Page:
Things You'll Need
3 percent hydrogen peroxide
Granite, limestone, soapstone and marble are four natural stones used in sinks. Stone sinks are elegant, durable and often expensive-- but with proper care and cleaning, they will last a lifetime. Since stones are naturally porous, certain items--such as food, beverages and cooking oil--can seep into the stone's pores and leave unsightly stains. General cleaning typically will not remove these tough stains. Instead, you must create a poultice that is safe for all natural stones and will pull the stain out of the pores.
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Fill a container with 1 cup all-purpose flour. Slowly pour 2 tbsp. 3 percent hydrogen peroxide into the flour. Mix the contents together with a spoon.
Add 1 tsp. warm water to the mixture. Stir the contents together. Continue adding 1 tsp. warm water at a time until the mixture reaches a consistency of peanut butter.
Scoop some of the mixture with a plastic spatula. Spread a layer of the mixture 1/4 inch thick over the stains. Spread the mixture a few inches out from the tough stains.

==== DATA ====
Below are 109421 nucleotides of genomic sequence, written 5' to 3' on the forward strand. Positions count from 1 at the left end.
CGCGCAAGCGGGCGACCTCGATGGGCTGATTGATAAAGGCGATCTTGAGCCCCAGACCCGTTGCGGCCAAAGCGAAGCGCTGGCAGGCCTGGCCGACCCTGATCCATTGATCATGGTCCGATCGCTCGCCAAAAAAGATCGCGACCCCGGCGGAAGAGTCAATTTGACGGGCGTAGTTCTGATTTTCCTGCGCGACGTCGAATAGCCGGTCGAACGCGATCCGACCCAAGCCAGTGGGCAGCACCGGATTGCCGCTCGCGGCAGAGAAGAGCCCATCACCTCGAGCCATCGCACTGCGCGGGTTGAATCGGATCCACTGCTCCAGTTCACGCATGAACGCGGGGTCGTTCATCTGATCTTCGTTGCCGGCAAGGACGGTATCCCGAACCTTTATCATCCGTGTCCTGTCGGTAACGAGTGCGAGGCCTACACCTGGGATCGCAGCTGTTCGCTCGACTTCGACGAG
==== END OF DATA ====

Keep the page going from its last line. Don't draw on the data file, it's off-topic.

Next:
Place a piece of plastic wrap over the mixture and secure the edges down with tape. Let the poultice sit on the stone sink for 24 hours.
Remove the plastic wrap and discard. If the poultice is still wet, replace the plastic wrap and let dry completely before continuing.
Rub the poultice off the stone sink with a sponge dampened with cool water. Continue rubbing until you have removed all traces of the poultice.
Wipe the stone sink clean with a cloth dampened with warm, soapy water. Rinse with cool water and wipe dry with a towel.
Repeat the process until you have removed the tough stains from the stone sink.
Do not use highly abrasive cleaners, metal scouring pads or ammonia on stone sinks. These items will dull your sink. If you are unsure about how the poultice will react to your stone sink, test a small amount of it on an inconspicuous area of the sink. If damage or discoloration occurs, discontinue use.